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January 16, 2022

Year 2 - Week 20 (January 16-22, 2022)

Day 1 (Monday)

Exodus 6:1-13; 26-30; 7:1-7

Last time, Moses and Aaron met with Pharaoh for the first time, and gave him the message that God had told them to give him, commanding him to let the Lord’s people go. Pharaoh refused, and denied the existence of Yahweh, saying that he did not know him, and would not do what he said. He then proceeded to punish the people of Israel, in order to turn them against Moses and Aaron and ensure their subjugation. Moses complained to God about this result; this time we will see what the Lord says to him in response. (Note: every time we see the text say “The Lord,” we need to remember that the original Hebrew reads “Yahweh”, and that this is the name of God which we translate into the Greek as Ὁ Ὤν, and which we translate into English as “He Who Is”.)

Israel’s Deliverance Assured

6 Then the Lord said to Moses, “Now you shall see what I will do to Pharaoh: Indeed, by a mighty hand he will let them go; by a mighty hand he will drive them out of his land.”

2 God also spoke to Moses and said to him: “I am the Lord. 3 I appeared to Abraham, Isaac, and Jacob as God Almighty, but by my name ‘The Lord’ I did not make myself known to them. 4 I also established my covenant with them, to give them the land of Canaan, the land in which they resided as aliens. 5 I have also heard the groaning of the Israelites whom the Egyptians are holding as slaves, and I have remembered my covenant.

6 Say therefore to the Israelites, ‘I am the Lord, and I will free you from the burdens of the Egyptians and deliver you from slavery to them. I will redeem you with an outstretched arm and with mighty acts of judgment. 7 I will take you as my people, and I will be your God. You shall know that I am the Lord your God, who has freed you from the burdens of the Egyptians.

8 I will bring you into the land that I swore to give to Abraham, Isaac, and Jacob; I will give it to you for a possession. I am the Lord.’” 9 Moses told this to the Israelites; but they would not listen to Moses, because of their broken spirit and their cruel slavery.

10 Then the Lord spoke to Moses, 11 “Go and tell Pharaoh king of Egypt to let the Israelites go out of his land.” 12 But Moses spoke to the Lord, “The Israelites have not listened to me; how then shall Pharaoh listen to me, poor speaker that I am?” 13 Thus the Lord spoke to Moses and Aaron, and gave them orders regarding the Israelites and Pharaoh king of Egypt, charging them to free the Israelites from the land of Egypt.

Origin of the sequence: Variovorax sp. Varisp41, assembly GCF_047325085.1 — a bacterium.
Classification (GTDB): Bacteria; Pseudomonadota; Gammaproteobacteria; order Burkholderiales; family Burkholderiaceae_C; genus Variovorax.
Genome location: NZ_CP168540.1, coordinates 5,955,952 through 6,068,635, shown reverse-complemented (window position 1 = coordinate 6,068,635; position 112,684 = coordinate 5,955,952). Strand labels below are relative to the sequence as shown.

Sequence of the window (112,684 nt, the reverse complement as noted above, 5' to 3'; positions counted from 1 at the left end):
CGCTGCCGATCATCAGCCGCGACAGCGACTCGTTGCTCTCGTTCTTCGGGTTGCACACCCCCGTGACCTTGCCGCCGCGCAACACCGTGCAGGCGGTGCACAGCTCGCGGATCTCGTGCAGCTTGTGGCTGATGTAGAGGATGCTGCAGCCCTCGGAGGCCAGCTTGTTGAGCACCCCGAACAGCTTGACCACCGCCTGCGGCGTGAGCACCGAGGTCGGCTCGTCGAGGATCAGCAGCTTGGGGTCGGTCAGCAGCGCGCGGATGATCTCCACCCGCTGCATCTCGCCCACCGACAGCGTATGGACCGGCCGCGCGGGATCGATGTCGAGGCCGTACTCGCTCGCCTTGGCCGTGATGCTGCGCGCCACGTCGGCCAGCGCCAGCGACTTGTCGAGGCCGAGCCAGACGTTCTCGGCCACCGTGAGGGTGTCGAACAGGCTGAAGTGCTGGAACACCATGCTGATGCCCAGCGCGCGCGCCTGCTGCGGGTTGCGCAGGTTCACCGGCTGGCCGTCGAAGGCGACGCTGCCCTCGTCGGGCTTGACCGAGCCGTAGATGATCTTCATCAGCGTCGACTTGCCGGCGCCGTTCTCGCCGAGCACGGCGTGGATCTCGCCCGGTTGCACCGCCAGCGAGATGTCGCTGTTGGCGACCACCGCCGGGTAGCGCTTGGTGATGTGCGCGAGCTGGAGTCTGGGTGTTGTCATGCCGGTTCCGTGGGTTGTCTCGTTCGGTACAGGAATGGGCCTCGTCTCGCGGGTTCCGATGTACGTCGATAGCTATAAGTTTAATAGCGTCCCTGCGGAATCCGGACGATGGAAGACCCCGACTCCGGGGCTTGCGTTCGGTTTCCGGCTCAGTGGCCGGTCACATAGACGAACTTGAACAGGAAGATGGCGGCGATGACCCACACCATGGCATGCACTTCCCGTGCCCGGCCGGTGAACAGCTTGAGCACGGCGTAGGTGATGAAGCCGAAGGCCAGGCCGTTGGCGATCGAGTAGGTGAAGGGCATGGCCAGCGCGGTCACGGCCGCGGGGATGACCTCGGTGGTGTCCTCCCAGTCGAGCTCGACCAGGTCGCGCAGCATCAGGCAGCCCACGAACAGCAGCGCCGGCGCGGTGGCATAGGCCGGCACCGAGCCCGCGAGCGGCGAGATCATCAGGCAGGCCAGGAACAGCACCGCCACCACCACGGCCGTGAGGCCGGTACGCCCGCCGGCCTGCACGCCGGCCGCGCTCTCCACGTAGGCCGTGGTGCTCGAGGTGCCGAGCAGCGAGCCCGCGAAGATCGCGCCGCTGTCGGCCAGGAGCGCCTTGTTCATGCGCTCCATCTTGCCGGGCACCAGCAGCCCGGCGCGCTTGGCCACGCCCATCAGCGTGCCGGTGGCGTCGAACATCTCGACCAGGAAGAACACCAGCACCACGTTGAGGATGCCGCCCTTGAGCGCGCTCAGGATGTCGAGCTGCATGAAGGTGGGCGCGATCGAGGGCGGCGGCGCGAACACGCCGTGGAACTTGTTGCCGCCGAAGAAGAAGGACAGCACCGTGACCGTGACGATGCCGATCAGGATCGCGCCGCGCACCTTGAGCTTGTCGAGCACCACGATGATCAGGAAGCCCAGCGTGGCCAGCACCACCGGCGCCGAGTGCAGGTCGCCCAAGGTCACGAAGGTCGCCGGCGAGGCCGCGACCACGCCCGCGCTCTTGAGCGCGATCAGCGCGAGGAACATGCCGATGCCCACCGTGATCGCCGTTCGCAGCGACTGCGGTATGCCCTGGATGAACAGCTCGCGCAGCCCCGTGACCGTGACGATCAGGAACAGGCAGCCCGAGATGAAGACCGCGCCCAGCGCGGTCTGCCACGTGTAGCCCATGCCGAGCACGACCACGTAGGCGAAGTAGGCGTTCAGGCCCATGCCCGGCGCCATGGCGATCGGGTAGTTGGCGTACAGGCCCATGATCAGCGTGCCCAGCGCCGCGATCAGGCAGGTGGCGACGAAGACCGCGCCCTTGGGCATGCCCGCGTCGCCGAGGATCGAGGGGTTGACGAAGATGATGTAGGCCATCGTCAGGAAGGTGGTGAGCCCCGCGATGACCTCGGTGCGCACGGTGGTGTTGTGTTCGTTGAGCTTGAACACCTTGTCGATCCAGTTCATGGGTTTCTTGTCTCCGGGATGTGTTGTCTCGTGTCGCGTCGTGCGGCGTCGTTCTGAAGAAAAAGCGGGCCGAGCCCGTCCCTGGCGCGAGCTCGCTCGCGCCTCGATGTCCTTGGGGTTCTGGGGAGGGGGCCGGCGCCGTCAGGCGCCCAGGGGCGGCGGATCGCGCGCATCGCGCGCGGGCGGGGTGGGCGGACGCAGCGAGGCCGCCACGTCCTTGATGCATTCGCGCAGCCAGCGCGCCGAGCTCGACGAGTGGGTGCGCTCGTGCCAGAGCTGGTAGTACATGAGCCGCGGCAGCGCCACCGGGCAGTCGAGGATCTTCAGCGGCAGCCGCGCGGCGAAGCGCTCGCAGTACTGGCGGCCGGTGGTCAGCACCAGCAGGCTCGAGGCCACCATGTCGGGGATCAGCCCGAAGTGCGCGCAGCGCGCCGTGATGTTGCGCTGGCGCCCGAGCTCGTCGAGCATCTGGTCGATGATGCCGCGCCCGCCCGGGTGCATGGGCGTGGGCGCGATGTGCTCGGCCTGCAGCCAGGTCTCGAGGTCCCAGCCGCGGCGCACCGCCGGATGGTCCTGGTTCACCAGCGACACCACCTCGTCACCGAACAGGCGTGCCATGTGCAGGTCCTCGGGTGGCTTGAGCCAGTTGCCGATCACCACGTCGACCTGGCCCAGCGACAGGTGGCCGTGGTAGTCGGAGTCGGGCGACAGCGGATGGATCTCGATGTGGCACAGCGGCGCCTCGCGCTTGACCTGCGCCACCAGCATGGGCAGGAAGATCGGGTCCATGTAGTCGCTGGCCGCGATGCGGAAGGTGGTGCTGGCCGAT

Then the text gives the genealogy of Moses and Aaron, how they were the descendants of Jacob’s son Levi, and who all their family were. Then it continues:

26 It was this same Aaron and Moses to whom the Lord said, “Bring the Israelites out of the land of Egypt, company by company.” 27 It was they who spoke to Pharaoh king of Egypt to bring the Israelites out of Egypt, the same Moses and Aaron.

Moses and Aaron Obey God’s Commands

28 On the day when the Lord spoke to Moses in the land of Egypt, 29 he said to him, “I am the Lord; tell Pharaoh king of Egypt all that I am speaking to you.” 30 But Moses said in the Lord’s presence, “Since I am a poor speaker, why would Pharaoh listen to me?”

7 The Lord said to Moses, “See, I have made you like God to Pharaoh, and your brother Aaron shall be your prophet. 2 You shall speak all that I command you, and your brother Aaron shall tell Pharaoh to let the Israelites go out of his land. 3 But I will harden Pharaoh’s heart, and I will multiply my signs and wonders in the land of Egypt. 4 When Pharaoh does not listen to you, I will lay my hand upon Egypt and bring my people the Israelites, company by company, out of the land of Egypt by great acts of judgment. 5 The Egyptians shall know that I am the Lord, when I stretch out my hand against Egypt and bring the Israelites out from among them.” 6 Moses and Aaron did so; they did just as the Lord commanded them. 7 Moses was eighty years old and Aaron eighty-three when they spoke to Pharaoh.